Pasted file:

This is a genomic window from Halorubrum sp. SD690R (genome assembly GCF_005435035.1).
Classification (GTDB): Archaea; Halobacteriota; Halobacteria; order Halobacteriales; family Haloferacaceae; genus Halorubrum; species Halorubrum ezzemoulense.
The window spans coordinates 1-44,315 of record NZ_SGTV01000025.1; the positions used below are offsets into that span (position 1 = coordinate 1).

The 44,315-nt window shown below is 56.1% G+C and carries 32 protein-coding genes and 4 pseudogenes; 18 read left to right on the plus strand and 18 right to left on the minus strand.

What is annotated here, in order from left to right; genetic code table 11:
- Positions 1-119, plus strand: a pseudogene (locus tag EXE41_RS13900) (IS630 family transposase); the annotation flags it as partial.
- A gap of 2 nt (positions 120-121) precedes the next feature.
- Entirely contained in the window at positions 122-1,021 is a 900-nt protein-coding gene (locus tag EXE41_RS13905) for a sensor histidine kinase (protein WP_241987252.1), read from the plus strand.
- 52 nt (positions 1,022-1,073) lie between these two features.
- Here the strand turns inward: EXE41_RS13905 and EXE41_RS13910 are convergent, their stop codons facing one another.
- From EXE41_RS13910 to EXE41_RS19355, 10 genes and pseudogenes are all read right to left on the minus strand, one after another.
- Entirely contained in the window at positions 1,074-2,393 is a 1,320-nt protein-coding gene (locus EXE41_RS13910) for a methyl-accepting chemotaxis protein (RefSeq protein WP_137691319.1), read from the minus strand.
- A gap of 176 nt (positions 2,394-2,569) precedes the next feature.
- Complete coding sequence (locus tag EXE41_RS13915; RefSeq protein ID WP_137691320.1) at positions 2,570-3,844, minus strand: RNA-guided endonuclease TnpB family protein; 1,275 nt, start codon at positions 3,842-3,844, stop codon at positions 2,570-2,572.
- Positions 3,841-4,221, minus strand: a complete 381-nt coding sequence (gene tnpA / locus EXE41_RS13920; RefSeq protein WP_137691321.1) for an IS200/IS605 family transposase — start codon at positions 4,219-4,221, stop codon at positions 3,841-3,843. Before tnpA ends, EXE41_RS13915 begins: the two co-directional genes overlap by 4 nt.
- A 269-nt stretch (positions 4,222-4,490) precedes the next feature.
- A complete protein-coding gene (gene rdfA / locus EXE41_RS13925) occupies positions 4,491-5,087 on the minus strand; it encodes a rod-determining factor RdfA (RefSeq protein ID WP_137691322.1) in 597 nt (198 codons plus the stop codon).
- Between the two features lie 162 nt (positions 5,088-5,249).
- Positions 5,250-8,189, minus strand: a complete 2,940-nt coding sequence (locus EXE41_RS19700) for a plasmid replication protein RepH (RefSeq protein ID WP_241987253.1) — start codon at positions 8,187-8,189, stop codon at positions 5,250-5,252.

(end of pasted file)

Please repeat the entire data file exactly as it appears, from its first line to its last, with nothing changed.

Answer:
This is a genomic window from Halorubrum sp. SD690R (genome assembly GCF_005435035.1).
Classification (GTDB): Archaea; Halobacteriota; Halobacteria; order Halobacteriales; family Haloferacaceae; genus Halorubrum; species Halorubrum ezzemoulense.
The window spans coordinates 1-44,315 of record NZ_SGTV01000025.1; the positions used below are offsets into that span (position 1 = coordinate 1).

The 44,315-nt window shown below is 56.1% G+C and carries 32 protein-coding genes and 4 pseudogenes; 18 read left to right on the plus strand and 18 right to left on the minus strand.

What is annotated here, in order from left to right; genetic code table 11:
- Positions 1-119, plus strand: a pseudogene (locus tag EXE41_RS13900) (IS630 family transposase); the annotation flags it as partial.
- A gap of 2 nt (positions 120-121) precedes the next feature.
- Entirely contained in the window at positions 122-1,021 is a 900-nt protein-coding gene (locus tag EXE41_RS13905) for a sensor histidine kinase (protein WP_241987252.1), read from the plus strand.
- 52 nt (positions 1,022-1,073) lie between these two features.
- Here the strand turns inward: EXE41_RS13905 and EXE41_RS13910 are convergent, their stop codons facing one another.
- From EXE41_RS13910 to EXE41_RS19355, 10 genes and pseudogenes are all read right to left on the minus strand, one after another.
- Entirely contained in the window at positions 1,074-2,393 is a 1,320-nt protein-coding gene (locus EXE41_RS13910) for a methyl-accepting chemotaxis protein (RefSeq protein WP_137691319.1), read from the minus strand.
- A gap of 176 nt (positions 2,394-2,569) precedes the next feature.
- Complete coding sequence (locus tag EXE41_RS13915; RefSeq protein ID WP_137691320.1) at positions 2,570-3,844, minus strand: RNA-guided endonuclease TnpB family protein; 1,275 nt, start codon at positions 3,842-3,844, stop codon at positions 2,570-2,572.
- Positions 3,841-4,221, minus strand: a complete 381-nt coding sequence (gene tnpA / locus EXE41_RS13920; RefSeq protein WP_137691321.1) for an IS200/IS605 family transposase — start codon at positions 4,219-4,221, stop codon at positions 3,841-3,843. Before tnpA ends, EXE41_RS13915 begins: the two co-directional genes overlap by 4 nt.
- A 269-nt stretch (positions 4,222-4,490) precedes the next feature.
- A complete protein-coding gene (gene rdfA / locus EXE41_RS13925) occupies positions 4,491-5,087 on the minus strand; it encodes a rod-determining factor RdfA (RefSeq protein ID WP_137691322.1) in 597 nt (198 codons plus the stop codon).
- Between the two features lie 162 nt (positions 5,088-5,249).
- Positions 5,250-8,189, minus strand: a complete 2,940-nt coding sequence (locus EXE41_RS19700) for a plasmid replication protein RepH (RefSeq protein ID WP_241987253.1) — start codon at positions 8,187-8,189, stop codon at positions 5,250-5,252.